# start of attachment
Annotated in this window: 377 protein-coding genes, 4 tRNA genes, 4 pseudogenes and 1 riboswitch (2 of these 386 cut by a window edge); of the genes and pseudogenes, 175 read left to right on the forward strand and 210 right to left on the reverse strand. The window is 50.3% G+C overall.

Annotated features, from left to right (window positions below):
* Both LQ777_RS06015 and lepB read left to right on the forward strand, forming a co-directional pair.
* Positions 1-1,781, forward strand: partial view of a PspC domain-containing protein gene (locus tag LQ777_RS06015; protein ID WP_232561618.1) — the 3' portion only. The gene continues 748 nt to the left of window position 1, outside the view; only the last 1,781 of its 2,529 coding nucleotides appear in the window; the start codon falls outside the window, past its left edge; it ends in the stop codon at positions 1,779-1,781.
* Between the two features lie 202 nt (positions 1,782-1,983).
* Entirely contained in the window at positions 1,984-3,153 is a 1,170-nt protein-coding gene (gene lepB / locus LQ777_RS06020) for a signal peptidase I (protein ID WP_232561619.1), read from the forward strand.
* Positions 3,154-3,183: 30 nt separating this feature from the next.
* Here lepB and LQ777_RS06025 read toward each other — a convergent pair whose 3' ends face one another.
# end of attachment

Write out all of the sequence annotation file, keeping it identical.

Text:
Annotated in this window: 377 protein-coding genes, 4 tRNA genes, 4 pseudogenes and 1 riboswitch (2 of these 386 cut by a window edge); of the genes and pseudogenes, 175 read left to right on the forward strand and 210 right to left on the reverse strand. The window is 50.3% G+C overall.

Annotated features, from left to right (window positions below):
* Both LQ777_RS06015 and lepB read left to right on the forward strand, forming a co-directional pair.
* Positions 1-1,781, forward strand: partial view of a PspC domain-containing protein gene (locus tag LQ777_RS06015; protein ID WP_232561618.1) — the 3' portion only. The gene continues 748 nt to the left of window position 1, outside the view; only the last 1,781 of its 2,529 coding nucleotides appear in the window; the start codon falls outside the window, past its left edge; it ends in the stop codon at positions 1,779-1,781.
* Between the two features lie 202 nt (positions 1,782-1,983).
* Entirely contained in the window at positions 1,984-3,153 is a 1,170-nt protein-coding gene (gene lepB / locus LQ777_RS06020) for a signal peptidase I (protein ID WP_232561619.1), read from the forward strand.
* Positions 3,154-3,183: 30 nt separating this feature from the next.
* Here lepB and LQ777_RS06025 read toward each other — a convergent pair whose 3' ends face one another.